Federal Data Remains at Risk
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p> In the month since a devastating computer systems breach at the Office of Personnel Management, digital SWAT teams have been racing to plug the most glaring security holes in government computer networks and prevent another embarrassing theft of personal information, financial data and national security secrets.
But senior cybersecurity officials, lawmakers and technology experts said in interviews that the 30-day “cybersprint” ordered by President Barack Obama after the attacks is little more than digital triage on federal computer networks that are cobbled together with out-of-date equipment and defended with the software equivalent of Bubble Wrap.
In an effort to highlight its corrective actions, the White House will announce shortly that teams of federal employees and volunteer hackers have made progress over the last month. At some agencies, 100 percent of users are, for the first time, logging in with two-factor authentication, a basic security feature, officials said. Security holes that have lingered for years despite obvious fixes are being patched. And thousands of low-level employees and contractors with access to the nation’s most sensitive secrets have been cut off.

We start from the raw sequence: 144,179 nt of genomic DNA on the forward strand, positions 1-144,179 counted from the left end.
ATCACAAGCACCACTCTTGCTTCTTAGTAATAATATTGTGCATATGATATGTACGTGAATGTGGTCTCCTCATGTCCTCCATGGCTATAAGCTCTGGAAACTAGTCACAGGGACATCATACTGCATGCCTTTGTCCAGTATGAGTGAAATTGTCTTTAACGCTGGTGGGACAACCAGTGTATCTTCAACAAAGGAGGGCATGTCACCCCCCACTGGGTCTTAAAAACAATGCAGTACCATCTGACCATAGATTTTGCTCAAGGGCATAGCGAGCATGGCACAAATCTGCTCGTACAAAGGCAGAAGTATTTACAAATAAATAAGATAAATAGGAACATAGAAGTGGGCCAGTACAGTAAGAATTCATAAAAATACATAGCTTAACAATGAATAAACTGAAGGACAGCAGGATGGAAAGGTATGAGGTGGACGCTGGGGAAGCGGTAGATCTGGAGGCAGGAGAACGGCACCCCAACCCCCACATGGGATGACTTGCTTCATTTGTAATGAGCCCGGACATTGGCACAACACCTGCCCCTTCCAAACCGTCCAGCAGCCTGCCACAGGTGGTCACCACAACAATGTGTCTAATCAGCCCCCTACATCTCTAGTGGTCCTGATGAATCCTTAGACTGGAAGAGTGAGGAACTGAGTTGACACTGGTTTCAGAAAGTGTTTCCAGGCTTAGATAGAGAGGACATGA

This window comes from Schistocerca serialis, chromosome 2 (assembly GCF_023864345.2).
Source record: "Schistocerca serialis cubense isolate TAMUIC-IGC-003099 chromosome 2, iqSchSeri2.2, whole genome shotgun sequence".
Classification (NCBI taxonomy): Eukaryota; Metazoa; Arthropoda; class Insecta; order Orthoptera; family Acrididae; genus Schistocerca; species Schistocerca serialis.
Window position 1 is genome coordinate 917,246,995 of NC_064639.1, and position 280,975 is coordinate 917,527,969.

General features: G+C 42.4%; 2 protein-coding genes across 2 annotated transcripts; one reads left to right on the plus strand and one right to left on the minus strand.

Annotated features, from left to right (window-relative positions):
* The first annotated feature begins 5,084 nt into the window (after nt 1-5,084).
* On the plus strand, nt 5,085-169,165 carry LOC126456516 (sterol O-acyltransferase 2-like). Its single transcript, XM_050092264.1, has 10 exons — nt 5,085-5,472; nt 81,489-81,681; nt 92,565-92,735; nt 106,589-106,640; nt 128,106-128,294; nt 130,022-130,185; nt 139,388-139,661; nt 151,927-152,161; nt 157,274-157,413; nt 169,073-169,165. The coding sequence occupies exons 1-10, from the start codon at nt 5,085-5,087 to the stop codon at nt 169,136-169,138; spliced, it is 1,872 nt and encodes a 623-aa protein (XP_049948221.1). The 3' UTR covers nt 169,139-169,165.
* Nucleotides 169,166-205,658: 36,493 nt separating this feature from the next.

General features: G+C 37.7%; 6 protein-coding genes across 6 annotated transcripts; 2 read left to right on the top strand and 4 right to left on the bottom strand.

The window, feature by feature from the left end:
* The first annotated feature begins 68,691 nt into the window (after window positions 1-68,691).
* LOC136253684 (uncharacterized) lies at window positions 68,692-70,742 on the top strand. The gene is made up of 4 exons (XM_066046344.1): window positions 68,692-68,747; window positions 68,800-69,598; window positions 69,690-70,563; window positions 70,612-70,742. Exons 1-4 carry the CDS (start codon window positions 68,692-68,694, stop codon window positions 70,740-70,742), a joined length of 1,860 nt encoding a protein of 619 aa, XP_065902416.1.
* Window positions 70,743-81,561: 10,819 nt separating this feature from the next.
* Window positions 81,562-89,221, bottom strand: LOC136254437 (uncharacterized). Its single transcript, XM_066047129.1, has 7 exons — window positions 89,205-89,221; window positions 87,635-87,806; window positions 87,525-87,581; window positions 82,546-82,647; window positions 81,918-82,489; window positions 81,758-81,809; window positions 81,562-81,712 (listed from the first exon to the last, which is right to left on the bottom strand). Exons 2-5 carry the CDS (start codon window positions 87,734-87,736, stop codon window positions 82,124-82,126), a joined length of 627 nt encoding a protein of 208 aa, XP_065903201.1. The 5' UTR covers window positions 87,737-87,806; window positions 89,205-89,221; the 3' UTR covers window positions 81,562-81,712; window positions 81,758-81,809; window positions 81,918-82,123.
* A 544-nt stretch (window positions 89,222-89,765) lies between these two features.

But officials and experts acknowledge that the computer networks of many federal agencies remain highly vulnerable to sophisticated cybercriminals, who are often sponsored by other countries. Another breach like the one in June, which exposed information on 21 million people, remains a threat…
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